The property may only be worth $450,000 or $480,000 because there’s going to be that flood that you were just talking about.
The banks are only going to lend you 80% not on your contract price but on the valuation they give at that time in the future, which will be based on the prevailing market conditions.
Kevin: What do you believe is going to happen as the upshot of this?
Michael: There’s going to be a downfall of properties in those areas where there’s large complexes of off-the-plan properties, particularly in the Melbourne CBD area and Brisbane CBD area, and there will be some around the areas of Alexandria in Sydney where there’s been a lot of off-the-plan properties, as well.
But not only in those areas; there will have to be a bit of a ripple effect in the surrounding suburbs, as well, when property values will plummet.
Those who bought off-the-plan in their self-managed super fund, this is unfortunately a scheme that a number of promoters have been pushing.
It’s even worse because at the moment there’s no lender who is going to lend more than 70% for self-managed super funds.
Those people are going to have to come up with even more money, and they’re unlikely to have it in their SMSFs.
Kevin: What about developers?
What do you see on the landscape for them?
Michael: The developers are planning to get all these funds coming in.
Some developers are going to have a little bit of trouble because they’re not going to be able to easily sell all this excess stock, because once the news gets out and the confidence is lowered, there’s not going the swag of investors buying.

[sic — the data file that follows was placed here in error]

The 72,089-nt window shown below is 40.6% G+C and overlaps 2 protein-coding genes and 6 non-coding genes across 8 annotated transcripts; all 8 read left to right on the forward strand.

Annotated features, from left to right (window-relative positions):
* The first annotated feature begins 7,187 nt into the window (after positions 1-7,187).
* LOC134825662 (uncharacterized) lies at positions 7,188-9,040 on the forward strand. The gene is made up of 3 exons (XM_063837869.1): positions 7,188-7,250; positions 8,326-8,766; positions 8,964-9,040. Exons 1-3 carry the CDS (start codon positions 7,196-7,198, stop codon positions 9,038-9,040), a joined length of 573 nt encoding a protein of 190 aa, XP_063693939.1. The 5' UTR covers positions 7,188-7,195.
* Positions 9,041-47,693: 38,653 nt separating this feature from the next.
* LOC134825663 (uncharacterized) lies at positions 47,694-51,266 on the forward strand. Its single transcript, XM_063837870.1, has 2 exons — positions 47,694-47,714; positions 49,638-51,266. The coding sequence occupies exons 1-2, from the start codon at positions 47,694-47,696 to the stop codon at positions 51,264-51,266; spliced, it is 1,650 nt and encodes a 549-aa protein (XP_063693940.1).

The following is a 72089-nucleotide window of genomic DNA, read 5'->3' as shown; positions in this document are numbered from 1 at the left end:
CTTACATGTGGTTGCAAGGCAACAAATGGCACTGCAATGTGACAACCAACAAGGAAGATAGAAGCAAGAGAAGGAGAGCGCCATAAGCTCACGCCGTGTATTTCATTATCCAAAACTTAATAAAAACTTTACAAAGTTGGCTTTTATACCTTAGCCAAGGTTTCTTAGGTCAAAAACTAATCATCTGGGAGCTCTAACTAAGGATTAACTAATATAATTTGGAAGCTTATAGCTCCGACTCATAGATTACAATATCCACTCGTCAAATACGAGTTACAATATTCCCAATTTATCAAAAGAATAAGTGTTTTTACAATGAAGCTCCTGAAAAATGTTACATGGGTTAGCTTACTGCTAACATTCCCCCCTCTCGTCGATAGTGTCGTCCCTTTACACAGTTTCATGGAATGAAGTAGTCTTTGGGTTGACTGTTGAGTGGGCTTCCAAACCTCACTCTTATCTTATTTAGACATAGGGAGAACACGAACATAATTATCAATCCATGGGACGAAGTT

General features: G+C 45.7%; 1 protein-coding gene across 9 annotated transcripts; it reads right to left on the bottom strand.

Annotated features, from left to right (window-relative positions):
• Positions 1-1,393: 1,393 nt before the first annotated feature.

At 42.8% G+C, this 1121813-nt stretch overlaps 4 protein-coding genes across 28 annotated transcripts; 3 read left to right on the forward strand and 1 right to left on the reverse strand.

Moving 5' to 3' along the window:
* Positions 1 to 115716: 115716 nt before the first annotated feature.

This is really investor stock.
It’s not the sort of property that owner-occupiers tend to purchase.
There could be a bit of a fallout with developers having financial troubles, just like what happened in the past.
Kevin: This really is what APRA has been about though, trying to dampen that enthusiasm within the market.
Michael: Their plan was to stop the investor frenzy that has occurred.
They didn’t plan to have a crash in a certain segment of property prices.
That’s not really good for anyone.
Kevin: It’s interesting to read that first-home buyers are now making up an even bigger proportion of investors, as well.
Michael: A lot of people have swapped from looking to buy their first home to continuing renting where they can afford to rent and where they like to live but can’t afford to buy, and instead getting into the market.
This is actually going to hit the financial pockets of some people who would in the future have been first-home buyers.
Kevin: What should they be doing?
Talking to their bank rather urgently, I’d imagine?
Michael: They can’t get pre-approval for three, six, or nine months – and definitely not a couple of years – in advance, so I guess if you have some time up your sleeve, number one, try to get out of your contract if you can.
Don’t ask the solicitor from the developer.
The question to ask your solicitor is not “Can I get out of the contracts?” but “How can I?”
Then, be diligent with your savings to make sure that you have the financial wherewithal to complete your purchase if these are the conditions that are going to be prevailing when you’re eventually going to settle.